1

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extreme/exacting diets & the neoliberal agenda

Commented on November 02, 2012
Created November 02, 2012 at 6:11 PM

Thinking out loud here???

In the last 30 years or so a kajillion new diets have been introduced to the USA. Most have one big thing in common: they are extremely difficult to follow for any extended period. Of course, this helps create a market for NEW diets, since so many people "fail" at the ones they already tried.

But I also wonder if this trend doesn't also serve another agenda, the neoliberal one. Trying to follow an extreme/exacting diet not only keeps people highly distracted, while they fret about whether they ate a piece of tropical fruit at the wrong time of day or if it's OK to have milk with their toast and peanut butter, it also deflects their attention from the other factors that determine health ??? namely, access to medical care.

Neoliberals don't want universal public health care. If they can get people not to want it either, or not to think about it at all, but to attribute their health issues to personal diet "failures", it makes the neoliberal's job that much easier. "I don't need to see a doctor (that I can't afford anyway), this abdominal pain is obviously caused by the grain/meat/vegetable/fruit/whatever I ate when I caved that time".

Thoughts?

1d5dd4c93883ba18a130855830f4dadc

(136)

on November 02, 2012
at 09:43 PM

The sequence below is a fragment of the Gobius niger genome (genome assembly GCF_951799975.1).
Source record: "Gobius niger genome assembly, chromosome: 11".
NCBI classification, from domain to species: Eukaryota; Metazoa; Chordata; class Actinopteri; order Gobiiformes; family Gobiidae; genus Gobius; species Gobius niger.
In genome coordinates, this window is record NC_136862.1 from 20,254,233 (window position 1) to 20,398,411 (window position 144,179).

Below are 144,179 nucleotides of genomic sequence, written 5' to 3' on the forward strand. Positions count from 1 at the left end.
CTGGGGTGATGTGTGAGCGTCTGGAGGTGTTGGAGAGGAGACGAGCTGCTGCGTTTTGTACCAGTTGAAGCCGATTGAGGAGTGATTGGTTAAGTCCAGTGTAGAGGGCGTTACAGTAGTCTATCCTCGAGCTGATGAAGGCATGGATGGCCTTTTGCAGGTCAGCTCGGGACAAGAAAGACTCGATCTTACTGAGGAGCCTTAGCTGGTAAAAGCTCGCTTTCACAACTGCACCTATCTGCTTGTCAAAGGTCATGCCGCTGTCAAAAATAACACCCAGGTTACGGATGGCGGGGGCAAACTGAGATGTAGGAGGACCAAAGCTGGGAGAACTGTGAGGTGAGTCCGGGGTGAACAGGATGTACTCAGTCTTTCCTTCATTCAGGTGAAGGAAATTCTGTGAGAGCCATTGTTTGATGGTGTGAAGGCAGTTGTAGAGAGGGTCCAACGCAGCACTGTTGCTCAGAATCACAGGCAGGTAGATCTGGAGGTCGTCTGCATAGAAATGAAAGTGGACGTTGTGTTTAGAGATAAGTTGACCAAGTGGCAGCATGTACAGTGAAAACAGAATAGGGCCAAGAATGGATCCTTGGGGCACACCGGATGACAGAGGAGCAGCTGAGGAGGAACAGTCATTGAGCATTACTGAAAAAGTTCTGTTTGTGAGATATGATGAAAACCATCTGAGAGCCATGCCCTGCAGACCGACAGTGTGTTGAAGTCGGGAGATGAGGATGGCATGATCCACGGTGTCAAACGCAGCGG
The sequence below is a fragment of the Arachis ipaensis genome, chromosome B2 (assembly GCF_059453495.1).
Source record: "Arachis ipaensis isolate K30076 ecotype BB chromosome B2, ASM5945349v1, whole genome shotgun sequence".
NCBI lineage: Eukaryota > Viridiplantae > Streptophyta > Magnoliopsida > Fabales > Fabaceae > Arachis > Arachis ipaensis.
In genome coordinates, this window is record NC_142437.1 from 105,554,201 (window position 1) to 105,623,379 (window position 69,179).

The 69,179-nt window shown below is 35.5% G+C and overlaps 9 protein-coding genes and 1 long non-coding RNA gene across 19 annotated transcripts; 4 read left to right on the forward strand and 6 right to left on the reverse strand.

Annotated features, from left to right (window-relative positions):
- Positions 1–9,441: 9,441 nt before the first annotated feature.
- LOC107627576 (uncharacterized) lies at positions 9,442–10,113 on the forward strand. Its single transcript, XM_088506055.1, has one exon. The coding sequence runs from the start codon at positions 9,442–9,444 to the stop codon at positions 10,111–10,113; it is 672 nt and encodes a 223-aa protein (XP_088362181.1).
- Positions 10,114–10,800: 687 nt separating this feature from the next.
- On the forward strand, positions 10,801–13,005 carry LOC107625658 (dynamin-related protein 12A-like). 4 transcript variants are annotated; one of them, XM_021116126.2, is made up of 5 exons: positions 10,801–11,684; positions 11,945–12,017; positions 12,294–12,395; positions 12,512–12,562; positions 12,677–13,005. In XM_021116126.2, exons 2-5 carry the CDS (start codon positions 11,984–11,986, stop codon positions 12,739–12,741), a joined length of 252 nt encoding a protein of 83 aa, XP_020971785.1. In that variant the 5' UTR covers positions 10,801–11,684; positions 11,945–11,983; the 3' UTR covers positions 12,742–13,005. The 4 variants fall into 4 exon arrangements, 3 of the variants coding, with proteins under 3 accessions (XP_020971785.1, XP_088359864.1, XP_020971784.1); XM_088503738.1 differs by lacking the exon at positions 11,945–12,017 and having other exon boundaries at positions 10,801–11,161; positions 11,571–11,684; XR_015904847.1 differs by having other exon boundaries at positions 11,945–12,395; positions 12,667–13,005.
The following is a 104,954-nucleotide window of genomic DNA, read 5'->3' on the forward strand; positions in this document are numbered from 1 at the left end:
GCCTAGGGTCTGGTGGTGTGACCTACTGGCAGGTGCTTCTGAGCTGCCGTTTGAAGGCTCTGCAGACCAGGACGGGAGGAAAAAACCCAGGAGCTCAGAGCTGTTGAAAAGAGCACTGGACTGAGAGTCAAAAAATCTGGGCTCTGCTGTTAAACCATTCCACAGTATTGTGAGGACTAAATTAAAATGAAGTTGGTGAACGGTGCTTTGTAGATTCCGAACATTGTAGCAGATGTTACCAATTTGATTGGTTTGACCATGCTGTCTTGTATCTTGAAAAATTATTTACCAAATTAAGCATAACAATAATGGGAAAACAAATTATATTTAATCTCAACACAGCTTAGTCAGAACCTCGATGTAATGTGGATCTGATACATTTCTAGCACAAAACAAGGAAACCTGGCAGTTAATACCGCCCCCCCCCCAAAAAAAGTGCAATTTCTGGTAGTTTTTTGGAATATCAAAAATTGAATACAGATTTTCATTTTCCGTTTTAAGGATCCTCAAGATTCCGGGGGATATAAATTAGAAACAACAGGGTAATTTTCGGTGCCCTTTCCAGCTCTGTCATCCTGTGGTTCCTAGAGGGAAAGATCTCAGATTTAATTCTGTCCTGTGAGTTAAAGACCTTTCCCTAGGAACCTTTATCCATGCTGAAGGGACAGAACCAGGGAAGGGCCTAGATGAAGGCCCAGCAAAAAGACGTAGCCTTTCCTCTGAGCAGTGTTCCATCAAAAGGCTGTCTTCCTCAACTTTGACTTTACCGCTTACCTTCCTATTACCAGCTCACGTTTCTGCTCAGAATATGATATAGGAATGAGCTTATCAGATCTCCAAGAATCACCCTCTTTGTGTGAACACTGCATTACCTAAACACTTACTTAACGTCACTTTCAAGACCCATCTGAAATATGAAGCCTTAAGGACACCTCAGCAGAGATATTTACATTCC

"...neoliberalism has undergone a striking transformation, from a positive label coined by the German Freiberg School to denote a moderate renovation of classical liberalism, to a normatively negative term associated with radical economic reforms in Pinochet’s Chile." http://people.bu.edu/tboas/neoliberalism.pdf Anyway, what is the point of your question? Are you looking for discussion, or simply trying to make a point in the guise of a question? I'm genuinely curious.

E0e9255281093b2d518b56d5217a0955

(184)

on November 02, 2012
at 07:36 PM

Actually this is the first time I have encountered someone who thought of the word as a pejorative. But anyway, the definition here is what I had in mind: http://www.investopedia.com/terms/n/neoliberalism.asp#axzz2B5yOcDdK

1d5dd4c93883ba18a130855830f4dadc

(136)

on November 02, 2012
at 07:26 PM

Why don't we start by you defining what you mean by "neoliberal" then maybe we can suggest an alternative, less inflammatory label?

E0e9255281093b2d518b56d5217a0955

(184)

on November 02, 2012
at 06:25 PM

OK. What would be a better word?

0d0842381492a41b2173a04014aae810

(4875)

on November 02, 2012
at 06:22 PM

You might benefit from focusing on writing in a way that doesn't aim to be political slander. Pejoratives like "neoliberal" don't make for an objective presentation.

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